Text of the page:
Story: Soil erosion and conservation



Agroforestry is the combined use of agriculture and forestry. Seedling trees are planted in pasture that is rested from grazing for about two years, until the trees grow out of reach of livestock. Grazing is then resumed and the trees are thinned to a density that allows ample sunlight for pasture growth, usually 100–200 trees per hectare. Trialled in the 1970s and 1980s, this method was promoted as an ideal means of gaining a long-term income, and improving stability on steep land. But it became less popular when it was found that the timber quality was lower than that of plantation forests, because the trees grew too rapidly on fertilised soil.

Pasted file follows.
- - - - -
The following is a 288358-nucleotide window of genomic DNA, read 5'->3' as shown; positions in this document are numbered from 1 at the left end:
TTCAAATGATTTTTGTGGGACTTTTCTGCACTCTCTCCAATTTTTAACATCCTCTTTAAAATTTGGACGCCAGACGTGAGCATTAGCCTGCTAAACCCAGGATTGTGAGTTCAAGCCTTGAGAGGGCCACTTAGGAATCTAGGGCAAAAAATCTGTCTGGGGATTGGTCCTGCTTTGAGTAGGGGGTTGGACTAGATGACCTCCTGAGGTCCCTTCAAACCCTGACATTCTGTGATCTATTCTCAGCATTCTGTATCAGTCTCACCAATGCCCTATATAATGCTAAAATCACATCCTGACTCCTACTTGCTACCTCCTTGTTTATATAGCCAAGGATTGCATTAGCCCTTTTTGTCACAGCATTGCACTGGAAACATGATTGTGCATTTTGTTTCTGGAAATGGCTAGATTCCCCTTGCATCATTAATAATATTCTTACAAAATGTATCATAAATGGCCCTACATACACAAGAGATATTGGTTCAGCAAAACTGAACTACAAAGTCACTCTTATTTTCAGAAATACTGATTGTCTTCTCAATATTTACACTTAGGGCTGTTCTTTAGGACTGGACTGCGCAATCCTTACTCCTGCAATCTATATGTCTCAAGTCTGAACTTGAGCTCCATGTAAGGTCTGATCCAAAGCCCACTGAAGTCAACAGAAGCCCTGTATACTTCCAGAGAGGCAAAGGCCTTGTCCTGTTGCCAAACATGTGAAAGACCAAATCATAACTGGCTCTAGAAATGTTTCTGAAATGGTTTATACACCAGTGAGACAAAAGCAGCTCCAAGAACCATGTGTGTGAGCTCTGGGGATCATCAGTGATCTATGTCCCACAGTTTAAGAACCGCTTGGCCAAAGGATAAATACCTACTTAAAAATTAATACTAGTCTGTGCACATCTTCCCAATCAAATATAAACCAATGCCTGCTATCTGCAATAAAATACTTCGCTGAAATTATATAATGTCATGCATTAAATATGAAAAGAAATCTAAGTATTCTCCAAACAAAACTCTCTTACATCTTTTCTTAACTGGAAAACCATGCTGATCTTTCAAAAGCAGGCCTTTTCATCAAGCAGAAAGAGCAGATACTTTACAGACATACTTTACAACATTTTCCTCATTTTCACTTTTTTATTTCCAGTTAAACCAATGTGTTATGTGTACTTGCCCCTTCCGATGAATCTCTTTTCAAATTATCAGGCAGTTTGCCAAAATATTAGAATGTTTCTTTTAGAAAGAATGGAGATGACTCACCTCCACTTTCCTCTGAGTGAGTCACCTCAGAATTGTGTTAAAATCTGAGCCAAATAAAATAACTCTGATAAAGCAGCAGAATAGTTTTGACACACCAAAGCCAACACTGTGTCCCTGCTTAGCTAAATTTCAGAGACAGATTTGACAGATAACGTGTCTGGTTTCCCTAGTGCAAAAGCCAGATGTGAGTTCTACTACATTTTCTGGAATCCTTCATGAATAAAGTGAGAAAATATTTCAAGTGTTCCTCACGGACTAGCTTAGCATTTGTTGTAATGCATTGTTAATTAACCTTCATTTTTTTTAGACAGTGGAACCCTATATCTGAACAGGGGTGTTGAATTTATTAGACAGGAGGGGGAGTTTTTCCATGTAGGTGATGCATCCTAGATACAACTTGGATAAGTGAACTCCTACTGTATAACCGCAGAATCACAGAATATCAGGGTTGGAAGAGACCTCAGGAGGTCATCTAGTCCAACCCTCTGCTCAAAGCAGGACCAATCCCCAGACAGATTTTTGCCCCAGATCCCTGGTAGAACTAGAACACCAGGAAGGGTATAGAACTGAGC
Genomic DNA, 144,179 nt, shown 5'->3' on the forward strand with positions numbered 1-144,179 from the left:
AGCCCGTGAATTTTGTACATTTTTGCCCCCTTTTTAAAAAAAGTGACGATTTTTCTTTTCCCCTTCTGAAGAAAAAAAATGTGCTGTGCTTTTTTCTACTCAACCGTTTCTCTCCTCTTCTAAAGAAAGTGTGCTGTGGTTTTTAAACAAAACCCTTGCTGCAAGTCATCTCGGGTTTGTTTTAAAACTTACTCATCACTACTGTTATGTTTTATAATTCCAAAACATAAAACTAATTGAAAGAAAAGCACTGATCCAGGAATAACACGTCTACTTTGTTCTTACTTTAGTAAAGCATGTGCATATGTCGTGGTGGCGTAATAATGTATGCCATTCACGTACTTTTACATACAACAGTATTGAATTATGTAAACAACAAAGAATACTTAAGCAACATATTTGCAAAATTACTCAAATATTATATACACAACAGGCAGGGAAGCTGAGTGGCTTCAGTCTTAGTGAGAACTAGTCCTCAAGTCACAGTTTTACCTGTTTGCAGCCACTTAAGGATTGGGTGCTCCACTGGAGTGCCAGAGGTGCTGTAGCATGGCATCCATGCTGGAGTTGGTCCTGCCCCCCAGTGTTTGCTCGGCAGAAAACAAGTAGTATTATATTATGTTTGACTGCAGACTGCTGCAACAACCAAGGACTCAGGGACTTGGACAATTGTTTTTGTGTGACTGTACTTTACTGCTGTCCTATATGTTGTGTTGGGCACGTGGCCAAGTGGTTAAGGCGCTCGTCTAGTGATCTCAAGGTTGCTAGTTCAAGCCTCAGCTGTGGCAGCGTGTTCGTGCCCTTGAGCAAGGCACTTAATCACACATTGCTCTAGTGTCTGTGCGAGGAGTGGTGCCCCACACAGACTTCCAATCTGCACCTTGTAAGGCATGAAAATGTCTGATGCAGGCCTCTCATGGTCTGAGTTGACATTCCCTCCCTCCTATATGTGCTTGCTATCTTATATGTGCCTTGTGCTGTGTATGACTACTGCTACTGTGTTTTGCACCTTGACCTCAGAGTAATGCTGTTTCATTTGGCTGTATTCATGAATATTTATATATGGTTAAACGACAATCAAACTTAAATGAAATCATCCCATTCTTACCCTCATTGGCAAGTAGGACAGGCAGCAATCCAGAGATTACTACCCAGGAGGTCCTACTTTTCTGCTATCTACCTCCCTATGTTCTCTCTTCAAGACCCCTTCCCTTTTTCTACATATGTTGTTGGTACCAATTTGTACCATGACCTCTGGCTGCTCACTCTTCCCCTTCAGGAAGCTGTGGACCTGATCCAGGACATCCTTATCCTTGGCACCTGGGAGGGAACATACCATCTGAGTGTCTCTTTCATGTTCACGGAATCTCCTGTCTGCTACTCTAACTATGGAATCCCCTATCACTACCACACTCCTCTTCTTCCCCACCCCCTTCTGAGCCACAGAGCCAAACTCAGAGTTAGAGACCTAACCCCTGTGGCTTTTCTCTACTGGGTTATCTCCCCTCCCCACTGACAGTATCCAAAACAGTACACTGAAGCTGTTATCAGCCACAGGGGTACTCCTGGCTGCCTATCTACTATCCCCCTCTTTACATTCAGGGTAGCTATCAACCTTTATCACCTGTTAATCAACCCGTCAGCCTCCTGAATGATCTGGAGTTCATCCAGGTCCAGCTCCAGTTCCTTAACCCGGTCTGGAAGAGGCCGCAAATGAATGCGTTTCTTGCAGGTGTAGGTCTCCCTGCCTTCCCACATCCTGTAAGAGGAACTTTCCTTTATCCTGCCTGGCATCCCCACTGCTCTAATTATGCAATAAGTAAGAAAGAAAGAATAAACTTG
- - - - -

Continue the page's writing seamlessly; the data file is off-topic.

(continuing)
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How to cite this page:

Paul Gregg, 'Soil erosion and conservation - Biological control of erosion', Te Ara - the Encyclopedia of New Zealand, (accessed 18 April 2024)

Story by Paul Gregg, published 24 Nov 2008